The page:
Athene protects and fights beside heroic men, guards the city of Athens and was worshiped as the goddess of war-craft, strategy, craftsmanship and wisdom. But is she a wo-man? Athene is a female image of the principals of rational thinking, will and intellect. She is a representation of objectivity, fairness and justice. The power of her sword is as keen as the cutting edge of her mind and she was often called to arbitrate disputes, her impartial decisions being final. Athene takes us out of the world of raw instinct and desire, educating us to the realm of objective thought, unbiased choice and organized strategy. Pallas Athene, although regarded as femininely beautiful, is an androgynous figure, a goddess at home in the masculine realm. Athene was also adamantly chaste.

      It is almost as if to become a warrior, she must leave her sex behind. Interesting, isn’t it?

      • “It is almost as if to become a warrior, she must leave her sex behind.”

        Yes, this is the tension I allude to a it in the post. It’s all so fraught – one doesn’t want to reify the notion that martial = male, but there’s the historical fact that the vast majority of physical combat over the millenia and around the globe has been fought by men. It seems like fantasy has had a few ways of handling this:

        -Being largely unconcerned with woman warriors (much early fantasy)
        -Imagining a world where women warriors can coexist with male ones without particular comment (much modern fantasy)
        -Projecting 20th/21st notions about sexism/gender/etc. onto supposedly preindustrial cultures (also common in modern fantasy)
        -Having female warriors be exceedingly rare (as they were in preindustrial eras) and treating the challenges they face in less anachronistic fashion (rarest but perhaps most interesting)

    • Helen Lowe says:

      Tyson, I think Athena, the goddess of war as well as wisdom (‘er wot comes with the shield, helm and spear) is probably a better Greek archetype for the warrior-woman than Artemis, who was actually a fertility goddess as well as the virgin goddess of the hunt, as are the Amazons who come into thes tories in the same way as the Cenaturs do even though only a few get named, eg Penthesilea and Hippolyta. Saladin has mentioned the Valkyries and there’s also Macha and the Morrigan, the war goddesses of the Celts, and Nafunua is the Samoan goddess of war. I also understand that the woman warrior archetype exists in Chinese lore. such as Hua Mulan and the Lady of Yue.

      • Helen Lowe says:

        Just to better parse that earlier comment: “I think Athena, the goddess of war as well as wisdom (‘er wot comes with the shield, helm and spear) is probably a better Greek archetype for the warrior-woman than Artemis (who was actually a fertility goddess in Asia Minor, ie Artemis at Ephesus was very much a ‘mother goddess’, as well as being depicted as the virgin goddess of the hunt in other regions, such as, I understand, Sparta in particular), as are the Amazons who come into the stories in much the same way as the Centaurs do, ie intermittently and often in the background, but nonetheless present, even though only a few Amazons ever get named, eg Penthesilea and Hippolyta.”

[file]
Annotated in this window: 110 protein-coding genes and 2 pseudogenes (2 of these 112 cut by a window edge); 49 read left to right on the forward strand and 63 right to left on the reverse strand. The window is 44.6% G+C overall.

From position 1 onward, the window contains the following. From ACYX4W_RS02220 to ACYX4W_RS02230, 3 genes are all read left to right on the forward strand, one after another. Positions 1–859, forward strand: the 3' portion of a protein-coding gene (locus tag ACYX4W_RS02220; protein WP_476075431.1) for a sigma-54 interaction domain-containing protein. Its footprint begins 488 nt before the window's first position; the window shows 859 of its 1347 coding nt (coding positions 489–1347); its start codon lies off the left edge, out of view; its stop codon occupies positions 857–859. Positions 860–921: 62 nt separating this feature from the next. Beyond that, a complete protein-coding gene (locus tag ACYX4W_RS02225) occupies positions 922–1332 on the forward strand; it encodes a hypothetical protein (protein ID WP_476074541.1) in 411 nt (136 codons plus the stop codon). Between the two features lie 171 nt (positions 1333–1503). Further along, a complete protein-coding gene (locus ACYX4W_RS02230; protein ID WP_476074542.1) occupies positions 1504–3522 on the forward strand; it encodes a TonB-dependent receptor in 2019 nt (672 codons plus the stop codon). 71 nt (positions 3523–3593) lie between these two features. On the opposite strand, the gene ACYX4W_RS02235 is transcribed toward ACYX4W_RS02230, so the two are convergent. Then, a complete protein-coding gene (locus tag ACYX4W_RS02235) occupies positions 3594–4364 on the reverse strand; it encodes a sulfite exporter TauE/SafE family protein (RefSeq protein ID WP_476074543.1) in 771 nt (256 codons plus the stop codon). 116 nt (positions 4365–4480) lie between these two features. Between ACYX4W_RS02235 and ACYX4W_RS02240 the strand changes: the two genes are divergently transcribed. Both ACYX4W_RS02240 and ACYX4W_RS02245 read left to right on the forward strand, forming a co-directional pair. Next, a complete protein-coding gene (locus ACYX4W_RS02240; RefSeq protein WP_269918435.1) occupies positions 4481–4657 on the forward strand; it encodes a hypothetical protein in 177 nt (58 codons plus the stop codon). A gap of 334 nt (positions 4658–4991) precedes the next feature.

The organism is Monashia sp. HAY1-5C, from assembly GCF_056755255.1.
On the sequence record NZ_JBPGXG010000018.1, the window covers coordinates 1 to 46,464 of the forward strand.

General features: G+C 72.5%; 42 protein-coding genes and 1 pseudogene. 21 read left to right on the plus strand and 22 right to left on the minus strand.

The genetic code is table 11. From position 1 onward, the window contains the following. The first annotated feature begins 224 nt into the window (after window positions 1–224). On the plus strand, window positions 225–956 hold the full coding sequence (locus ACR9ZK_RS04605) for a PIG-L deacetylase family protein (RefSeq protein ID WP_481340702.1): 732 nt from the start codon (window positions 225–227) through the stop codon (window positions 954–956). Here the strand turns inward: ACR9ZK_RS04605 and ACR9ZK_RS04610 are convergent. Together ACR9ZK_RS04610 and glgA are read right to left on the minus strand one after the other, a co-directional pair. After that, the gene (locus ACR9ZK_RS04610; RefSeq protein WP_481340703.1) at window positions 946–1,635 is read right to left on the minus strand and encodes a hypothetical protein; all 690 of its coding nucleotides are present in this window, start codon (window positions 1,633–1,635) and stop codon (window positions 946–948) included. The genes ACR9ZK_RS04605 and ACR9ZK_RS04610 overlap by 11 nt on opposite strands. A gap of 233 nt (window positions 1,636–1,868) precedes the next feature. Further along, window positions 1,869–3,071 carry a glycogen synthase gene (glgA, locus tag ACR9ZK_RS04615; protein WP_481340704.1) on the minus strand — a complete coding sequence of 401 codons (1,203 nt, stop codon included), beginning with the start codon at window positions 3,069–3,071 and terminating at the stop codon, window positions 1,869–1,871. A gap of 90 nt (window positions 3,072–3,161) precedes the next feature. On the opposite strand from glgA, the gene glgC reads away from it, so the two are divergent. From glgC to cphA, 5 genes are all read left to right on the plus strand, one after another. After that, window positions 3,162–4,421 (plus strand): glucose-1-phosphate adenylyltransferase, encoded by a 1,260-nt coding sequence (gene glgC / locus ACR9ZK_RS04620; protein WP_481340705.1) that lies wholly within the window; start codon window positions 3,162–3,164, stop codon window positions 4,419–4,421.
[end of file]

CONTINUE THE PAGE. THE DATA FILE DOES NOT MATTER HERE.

I hope that’s a little clearer now (rolls eyes at self) — typing in a hurry, ay!

  2. Interesting questions, Saladin. I guess you’ve got the double hurdle of not only trying to answer these questions, but presenting the characters in a manner that western readers will relate to and understand while remaining true to the original culture.

    One of the things that you’ll hear in popular culture (particularly in the Oprah world) is that women everywhere are the same. They have the same desires – food, clothing, happiness for their families, safety – but then that seems to be just about women who are mothers. What about women who are not? What about women who dream of other things? Does a woman in the Arab world who decides she doesn’t want to have children, as I have, face the same issues as me or is there real cultural difference in our situations?

    I think the joy and beauty of writing is that we can ask these questions, and see if we can’t come up with an answer.

    • For me both parts of the ‘same but different’ equation are always in play, and which I’ll emphasize as a writer depends on which side of the bed I woke up on. So, yes, I for instance have my teenage pseudo-Bedouin tough girl fretting (wince) about a boy in my book – but we come to see that it’s all to do with her hard-nosed unsentimental planning for her clan’s future rather than the mush-brained teen romance that even the coolest young female protags are often subjected to.

      Depicting cultural difference, though, in desires and objectives, can lead us to uncomfortable places. Is there a problem, for instance, with not passing the Bechdel Test if one is depicting a world where women’s power is most obviously wielded via intermediary men…?

      • I have a bit of an issue with the Bechdel Test myself, because I write romance. Now, when the book is ABOUT relationship (in my case between a man and a woman) and you’re trying to work that out, then you are going to have a lot of chat about the relationship. So it’s damned hard to write scenes where a woman and her friends will talk about anything else but the man.